The reprogrammable integrated circuit 100 can be reprogrammed as often as desired, so that the one reprogrammable integrated circuit 100 can be used to develop a wide variety of structured ASICs. Performance critical circuit components or circuit components with special requirements, such as memories, PLLs, etc, that do not need to be programmed, can be implemented on the logic die 102 using fixed metal interconnect only. As a result, the performance of these circuit components is identical on the reprogrammable integrated circuit 100 and the final non-programmable structured ASIC.
The programmable interconnect die 104 can be based on a different process technology than the logic die 102, which may be advantageous. In particular, it allows the programmable interconnect die 104 to use a process technology that provides higher performance but would be too costly for volume production. For example, the programmable interconnect die 104 could use a silicon process technology with a smaller feature size, or could use a GaAs or silicon-on-insulator (SOI) substrate, such as a silicon-on-sapphire (SOS) substrate, or some other process technology. Thus the reprogrammable interconnect die could have much higher performance and/or density than if it used the same technology as the logic die 102. This may be desirable as the routing paths in the reprogrammable integrated circuit 100 will be longer than the equivalent paths in the final structured ASIC 400, and thus it is desirable to implement the reprogrammable interconnect paths using a higher performance process technology. The use of different process technologies allows the reprogrammable integrated circuit 100 to be manufactured at an acceptable, albeit higher, cost at relatively low volumes, whilst facilitating the development of low-cost mass-produced custom ASICs. The use of a separate reprogrammable interconnect die also provides flexibility in the granularity of its routing components: the logic die 104 can be based on a coarse-grained architecture as in an FPGA (which requires fewer programmable interconnects), or a finer-grained architecture as in a structured ASIC (which requires more programmable interconnects). Reprogrammable interconnects require a large number of associated switching transistors which may require a relatively large silicon area. The ability to use a reprogrammable interconnect die based on a process technology with a smaller feature size (i.e., higher density) than in the logic die allows a larger number of interconnect transistors to be used. The programmable interconnect die 104 may operate at a different voltage level than the logic die 102, which may be advantageous, especially if the logic and routing die are implemented using different process technologies.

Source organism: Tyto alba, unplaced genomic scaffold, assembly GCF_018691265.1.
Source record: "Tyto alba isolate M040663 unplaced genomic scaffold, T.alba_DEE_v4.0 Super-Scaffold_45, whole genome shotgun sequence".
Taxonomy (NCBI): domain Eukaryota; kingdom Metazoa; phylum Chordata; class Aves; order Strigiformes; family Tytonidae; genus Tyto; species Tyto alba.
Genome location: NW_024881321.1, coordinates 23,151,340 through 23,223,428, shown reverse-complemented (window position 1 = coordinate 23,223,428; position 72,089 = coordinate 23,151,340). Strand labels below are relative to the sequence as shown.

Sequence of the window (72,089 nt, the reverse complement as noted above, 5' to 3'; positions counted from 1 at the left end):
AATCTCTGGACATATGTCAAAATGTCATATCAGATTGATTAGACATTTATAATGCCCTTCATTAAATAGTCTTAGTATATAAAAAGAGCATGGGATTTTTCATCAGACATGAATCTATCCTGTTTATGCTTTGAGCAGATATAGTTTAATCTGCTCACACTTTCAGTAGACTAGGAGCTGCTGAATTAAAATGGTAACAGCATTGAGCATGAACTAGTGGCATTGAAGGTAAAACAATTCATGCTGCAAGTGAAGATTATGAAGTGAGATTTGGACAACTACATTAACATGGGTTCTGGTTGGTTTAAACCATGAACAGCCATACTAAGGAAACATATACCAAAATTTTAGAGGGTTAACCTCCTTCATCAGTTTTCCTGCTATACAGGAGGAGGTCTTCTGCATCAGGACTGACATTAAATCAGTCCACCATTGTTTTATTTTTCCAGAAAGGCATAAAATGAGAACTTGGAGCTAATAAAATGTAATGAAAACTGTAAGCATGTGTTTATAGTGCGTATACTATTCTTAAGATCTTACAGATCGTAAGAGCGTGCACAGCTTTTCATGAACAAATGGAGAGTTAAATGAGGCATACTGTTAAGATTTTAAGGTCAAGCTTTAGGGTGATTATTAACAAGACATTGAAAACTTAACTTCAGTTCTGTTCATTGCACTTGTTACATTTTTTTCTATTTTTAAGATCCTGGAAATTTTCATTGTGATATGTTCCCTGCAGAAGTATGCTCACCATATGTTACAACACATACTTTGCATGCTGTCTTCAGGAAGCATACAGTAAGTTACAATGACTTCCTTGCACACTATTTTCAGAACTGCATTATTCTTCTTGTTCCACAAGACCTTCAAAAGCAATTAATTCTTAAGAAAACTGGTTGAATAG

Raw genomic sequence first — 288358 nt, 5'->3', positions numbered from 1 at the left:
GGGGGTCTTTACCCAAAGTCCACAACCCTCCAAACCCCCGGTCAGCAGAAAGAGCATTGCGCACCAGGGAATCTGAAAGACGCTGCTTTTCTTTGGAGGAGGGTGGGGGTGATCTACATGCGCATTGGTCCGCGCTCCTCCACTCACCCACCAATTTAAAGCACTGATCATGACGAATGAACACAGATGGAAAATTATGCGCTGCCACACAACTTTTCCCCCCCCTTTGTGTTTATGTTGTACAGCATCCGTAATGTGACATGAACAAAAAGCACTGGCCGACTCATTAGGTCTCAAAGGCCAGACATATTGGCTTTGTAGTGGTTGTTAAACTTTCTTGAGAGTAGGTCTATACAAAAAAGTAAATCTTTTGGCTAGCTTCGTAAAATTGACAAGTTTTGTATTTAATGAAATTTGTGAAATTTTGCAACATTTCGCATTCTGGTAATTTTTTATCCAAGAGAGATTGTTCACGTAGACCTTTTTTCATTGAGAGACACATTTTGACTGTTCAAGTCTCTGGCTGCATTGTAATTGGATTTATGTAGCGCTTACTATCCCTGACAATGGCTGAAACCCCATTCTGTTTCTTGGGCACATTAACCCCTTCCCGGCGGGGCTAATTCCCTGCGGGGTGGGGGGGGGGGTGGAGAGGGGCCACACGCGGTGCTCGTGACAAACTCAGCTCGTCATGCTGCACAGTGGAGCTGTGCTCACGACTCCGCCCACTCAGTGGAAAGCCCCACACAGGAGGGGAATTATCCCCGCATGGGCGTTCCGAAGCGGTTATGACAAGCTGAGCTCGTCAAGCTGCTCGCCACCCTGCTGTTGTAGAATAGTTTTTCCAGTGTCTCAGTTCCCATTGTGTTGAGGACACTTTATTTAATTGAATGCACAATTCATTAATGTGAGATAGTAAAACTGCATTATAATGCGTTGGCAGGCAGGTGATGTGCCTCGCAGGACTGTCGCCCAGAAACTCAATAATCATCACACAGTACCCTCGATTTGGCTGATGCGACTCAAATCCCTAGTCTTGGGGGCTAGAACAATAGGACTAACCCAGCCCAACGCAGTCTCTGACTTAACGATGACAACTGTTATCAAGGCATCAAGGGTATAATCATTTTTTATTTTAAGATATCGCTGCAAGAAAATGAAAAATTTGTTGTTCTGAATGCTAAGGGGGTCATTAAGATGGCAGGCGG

When developing a new circuit prototype, the programmed signal routing paths may be based on desired or actual fixed routing paths on the second logic die 402. For example, the programmed signal routing paths can be developed prior to actual fabrication of a corresponding bare logic die containing associated fixed signal routing paths which can themselves be designed to achieve a specified performance; for example, timing performance such as satisfaction of setup and hold time constraints.